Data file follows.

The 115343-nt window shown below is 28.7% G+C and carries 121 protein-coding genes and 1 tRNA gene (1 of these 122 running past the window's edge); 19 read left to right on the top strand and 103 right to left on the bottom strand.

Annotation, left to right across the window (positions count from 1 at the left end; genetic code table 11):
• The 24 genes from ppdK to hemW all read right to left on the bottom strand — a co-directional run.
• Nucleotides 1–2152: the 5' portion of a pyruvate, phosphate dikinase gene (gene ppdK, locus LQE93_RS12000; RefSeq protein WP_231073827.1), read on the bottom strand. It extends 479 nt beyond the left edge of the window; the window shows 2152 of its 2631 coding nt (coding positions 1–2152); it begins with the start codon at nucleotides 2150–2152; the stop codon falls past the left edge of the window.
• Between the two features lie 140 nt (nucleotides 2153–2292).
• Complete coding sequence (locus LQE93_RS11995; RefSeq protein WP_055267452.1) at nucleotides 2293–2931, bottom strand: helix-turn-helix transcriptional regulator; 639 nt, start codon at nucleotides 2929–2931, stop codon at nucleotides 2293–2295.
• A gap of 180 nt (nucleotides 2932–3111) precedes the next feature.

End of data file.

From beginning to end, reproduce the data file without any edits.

The 115343-nt window shown below is 28.7% G+C and carries 121 protein-coding genes and 1 tRNA gene (1 of these 122 running past the window's edge); 19 read left to right on the top strand and 103 right to left on the bottom strand.

Annotation, left to right across the window (positions count from 1 at the left end; genetic code table 11):
• The 24 genes from ppdK to hemW all read right to left on the bottom strand — a co-directional run.
• Nucleotides 1–2152: the 5' portion of a pyruvate, phosphate dikinase gene (gene ppdK, locus LQE93_RS12000; RefSeq protein WP_231073827.1), read on the bottom strand. It extends 479 nt beyond the left edge of the window; the window shows 2152 of its 2631 coding nt (coding positions 1–2152); it begins with the start codon at nucleotides 2150–2152; the stop codon falls past the left edge of the window.
• Between the two features lie 140 nt (nucleotides 2153–2292).
• Complete coding sequence (locus LQE93_RS11995; RefSeq protein WP_055267452.1) at nucleotides 2293–2931, bottom strand: helix-turn-helix transcriptional regulator; 639 nt, start codon at nucleotides 2929–2931, stop codon at nucleotides 2293–2295.
• A gap of 180 nt (nucleotides 2932–3111) precedes the next feature.